David Bowie supposedly declined offers to join twice, including an offer of knighthood in 2003, because he felt the whole business was a waste of time. John Cleese rejected a CBE and said he felt much more honored when a Swiss zoologist named a lemur after him in 2005. Vanessa Redgrave became a Commander of the British Empire in 1967, but she turned down an offer of damehood in 1999. Keith Richards turned down a spot as Commander of the British Empire and viciously mocked bandmate Mick Jagger for taking a knighthood, which he called a "f---ing paltry honour."
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Generally, when a person declines an honor, they don't crow to the media about it. Rather, they discreetly tell the tale after some time has passed.

What are the benefits of being a knight?

You don't get to joust or wear armor, but you do pick up a few unusual garments. Knights and Dames Grand Cross get to wear special gear to formal events like coronations. This getup includes a pink-with-gray-edges satin mantle and a collar of six gold medallions.

All members of the Order are allowed to wear the group's badge. The badge is basically a cross hanging from a pink ribbon with gray edges, although various ranks wear their badges in unique ways. Members and Officers simply wear their badges like military medals pinned to their chests, while higher-ups wear theirs on sashes or around their necks.

Other benefits include getting a spot in the British order of precedence, the arcane system that develops the hierarchy of ceremonial importance for things like state dinners. Furthermore, knights win their wives the right to be called "Lady," and Knights and Dames Grand Cross can modify their coats of arms to reflect the honor.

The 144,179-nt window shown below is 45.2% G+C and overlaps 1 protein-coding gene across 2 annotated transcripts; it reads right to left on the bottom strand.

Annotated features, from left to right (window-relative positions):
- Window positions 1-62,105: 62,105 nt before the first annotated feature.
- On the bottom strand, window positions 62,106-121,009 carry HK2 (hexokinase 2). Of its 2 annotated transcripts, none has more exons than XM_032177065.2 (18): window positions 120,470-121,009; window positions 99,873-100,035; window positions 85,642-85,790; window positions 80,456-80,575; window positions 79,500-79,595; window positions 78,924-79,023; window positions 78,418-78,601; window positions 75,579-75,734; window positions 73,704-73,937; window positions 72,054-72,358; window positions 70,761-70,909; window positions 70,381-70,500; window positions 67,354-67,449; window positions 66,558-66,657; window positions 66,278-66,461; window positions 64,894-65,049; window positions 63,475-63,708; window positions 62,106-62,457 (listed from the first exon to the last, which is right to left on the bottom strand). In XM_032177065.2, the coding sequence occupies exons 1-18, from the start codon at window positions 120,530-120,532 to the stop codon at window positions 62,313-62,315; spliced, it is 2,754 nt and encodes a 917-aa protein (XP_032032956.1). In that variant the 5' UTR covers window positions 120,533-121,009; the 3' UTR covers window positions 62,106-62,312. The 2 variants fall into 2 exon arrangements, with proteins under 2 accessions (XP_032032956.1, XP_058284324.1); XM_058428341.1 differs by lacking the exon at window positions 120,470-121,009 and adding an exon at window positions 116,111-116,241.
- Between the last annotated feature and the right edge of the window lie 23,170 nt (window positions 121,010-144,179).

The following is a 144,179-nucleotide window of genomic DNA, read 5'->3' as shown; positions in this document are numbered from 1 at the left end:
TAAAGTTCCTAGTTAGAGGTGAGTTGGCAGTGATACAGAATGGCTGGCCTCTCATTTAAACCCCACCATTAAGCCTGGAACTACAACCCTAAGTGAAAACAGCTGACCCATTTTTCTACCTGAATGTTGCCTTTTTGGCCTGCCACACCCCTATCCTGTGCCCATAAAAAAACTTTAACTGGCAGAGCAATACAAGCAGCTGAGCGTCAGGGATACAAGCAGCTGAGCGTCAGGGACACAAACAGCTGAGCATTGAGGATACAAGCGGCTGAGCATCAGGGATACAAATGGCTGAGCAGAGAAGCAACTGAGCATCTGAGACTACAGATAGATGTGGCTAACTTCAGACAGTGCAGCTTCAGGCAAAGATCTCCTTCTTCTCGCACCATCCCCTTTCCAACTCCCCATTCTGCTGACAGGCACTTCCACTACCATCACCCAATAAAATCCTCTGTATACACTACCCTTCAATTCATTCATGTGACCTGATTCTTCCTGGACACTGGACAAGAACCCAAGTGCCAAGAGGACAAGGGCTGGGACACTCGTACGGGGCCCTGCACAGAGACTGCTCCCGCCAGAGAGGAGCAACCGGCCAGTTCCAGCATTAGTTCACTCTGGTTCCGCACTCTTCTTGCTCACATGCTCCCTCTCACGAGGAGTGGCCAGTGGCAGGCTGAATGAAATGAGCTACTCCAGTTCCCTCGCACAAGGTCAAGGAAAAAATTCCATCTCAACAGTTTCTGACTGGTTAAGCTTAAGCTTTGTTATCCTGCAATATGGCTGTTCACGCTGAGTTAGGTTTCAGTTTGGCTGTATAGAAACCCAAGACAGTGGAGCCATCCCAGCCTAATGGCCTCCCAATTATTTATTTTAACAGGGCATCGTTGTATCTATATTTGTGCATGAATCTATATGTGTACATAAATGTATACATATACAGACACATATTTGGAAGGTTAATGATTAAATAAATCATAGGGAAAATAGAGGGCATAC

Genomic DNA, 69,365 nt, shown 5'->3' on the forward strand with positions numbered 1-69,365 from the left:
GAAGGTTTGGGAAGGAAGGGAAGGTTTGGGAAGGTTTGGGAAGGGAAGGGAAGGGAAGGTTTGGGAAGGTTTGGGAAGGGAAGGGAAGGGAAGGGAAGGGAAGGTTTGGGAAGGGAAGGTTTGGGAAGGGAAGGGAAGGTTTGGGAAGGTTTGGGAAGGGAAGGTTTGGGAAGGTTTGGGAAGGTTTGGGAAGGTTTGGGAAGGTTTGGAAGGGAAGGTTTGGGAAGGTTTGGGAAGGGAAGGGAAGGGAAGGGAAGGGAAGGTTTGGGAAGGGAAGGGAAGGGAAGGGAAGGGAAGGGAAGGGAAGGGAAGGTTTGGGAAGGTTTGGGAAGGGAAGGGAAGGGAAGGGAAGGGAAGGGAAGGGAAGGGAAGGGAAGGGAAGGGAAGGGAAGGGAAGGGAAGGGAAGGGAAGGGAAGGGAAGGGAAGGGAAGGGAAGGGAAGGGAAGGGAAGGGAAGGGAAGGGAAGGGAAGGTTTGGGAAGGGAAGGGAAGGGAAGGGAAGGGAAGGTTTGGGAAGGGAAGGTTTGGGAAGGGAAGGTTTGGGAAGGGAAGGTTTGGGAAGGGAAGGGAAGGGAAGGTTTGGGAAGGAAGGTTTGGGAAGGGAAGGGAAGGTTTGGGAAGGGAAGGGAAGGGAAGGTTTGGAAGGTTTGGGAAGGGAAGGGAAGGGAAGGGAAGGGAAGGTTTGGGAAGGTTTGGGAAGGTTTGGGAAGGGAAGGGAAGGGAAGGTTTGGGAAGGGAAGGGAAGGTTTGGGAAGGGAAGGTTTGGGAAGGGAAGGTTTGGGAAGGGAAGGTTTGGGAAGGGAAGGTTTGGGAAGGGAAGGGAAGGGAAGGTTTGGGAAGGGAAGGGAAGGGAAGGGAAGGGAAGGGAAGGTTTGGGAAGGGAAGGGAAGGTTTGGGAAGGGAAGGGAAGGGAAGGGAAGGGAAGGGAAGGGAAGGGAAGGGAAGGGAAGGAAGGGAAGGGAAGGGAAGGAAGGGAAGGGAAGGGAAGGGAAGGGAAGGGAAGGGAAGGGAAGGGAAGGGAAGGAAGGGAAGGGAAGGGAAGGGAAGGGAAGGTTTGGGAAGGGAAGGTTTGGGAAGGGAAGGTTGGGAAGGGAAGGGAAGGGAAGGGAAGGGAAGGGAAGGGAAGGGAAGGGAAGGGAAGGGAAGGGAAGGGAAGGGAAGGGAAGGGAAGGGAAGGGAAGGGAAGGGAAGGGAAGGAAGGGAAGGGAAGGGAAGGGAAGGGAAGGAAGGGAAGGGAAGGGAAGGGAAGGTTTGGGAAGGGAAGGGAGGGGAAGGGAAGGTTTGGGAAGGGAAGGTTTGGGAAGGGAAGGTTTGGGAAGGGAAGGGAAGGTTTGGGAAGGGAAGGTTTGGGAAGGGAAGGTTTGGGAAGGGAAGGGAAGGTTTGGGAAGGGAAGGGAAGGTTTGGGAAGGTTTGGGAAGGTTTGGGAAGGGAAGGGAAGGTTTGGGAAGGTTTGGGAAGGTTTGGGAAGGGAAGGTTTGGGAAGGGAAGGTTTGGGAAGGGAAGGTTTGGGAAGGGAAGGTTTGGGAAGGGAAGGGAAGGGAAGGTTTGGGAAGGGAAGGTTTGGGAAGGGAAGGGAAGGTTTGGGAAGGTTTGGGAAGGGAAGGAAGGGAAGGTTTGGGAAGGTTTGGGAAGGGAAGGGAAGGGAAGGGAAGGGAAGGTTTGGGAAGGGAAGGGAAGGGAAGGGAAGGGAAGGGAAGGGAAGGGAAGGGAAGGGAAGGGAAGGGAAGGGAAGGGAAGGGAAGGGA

This post originally appeared in 2009.

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Big Questions
Why Do Cats Freak Out After Pooping?
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Cats often exhibit some very peculiar behavior, from getting into deadly combat situations with their own tail to pouncing on unsuspecting humans. Among their most curious habits: running from their litter box like a greyhound after moving their bowels. Are they running from their own fecal matter? Has waste elimination prompted a sense of euphoria?

Experts—if anyone is said to qualify as an expert in post-poop moods—aren’t exactly sure, but they’ve presented a number of entertaining theories. From a biological standpoint, some animal behaviorists suspect that a cat bolting after a deposit might stem from fears that a predator could track them based on the smell of their waste. But researchers are quick to note that they haven’t observed cats run from their BMs in the wild.

Biology also has a little bit to do with another theory, which postulates that cats used to getting their rear ends licked by their mother after defecating as kittens are showing off their independence by sprinting away, their butts having taken on self-cleaning properties in adulthood.

Not convinced? You might find another idea more plausible: Both humans and cats have a vagus nerve running from their brain stem. In both species, the nerve can be stimulated by defecation, leading to a pleasurable sensation and what some have labeled “poo-phoria,” or post-poop elation. In running, the cat may simply be working off excess energy brought on by stimulation of the nerve.

Less interesting is the notion that notoriously hygienic cats may simply want to shake off excess litter or fecal matter by running a 100-meter dash, or that a digestive problem has led to some discomfort they’re attempting to flee from. The fact is, so little research has been done in the field of pooping cat mania that there’s no universally accepted answer. Like so much of what makes cats tick, a definitive motivation will have to remain a mystery.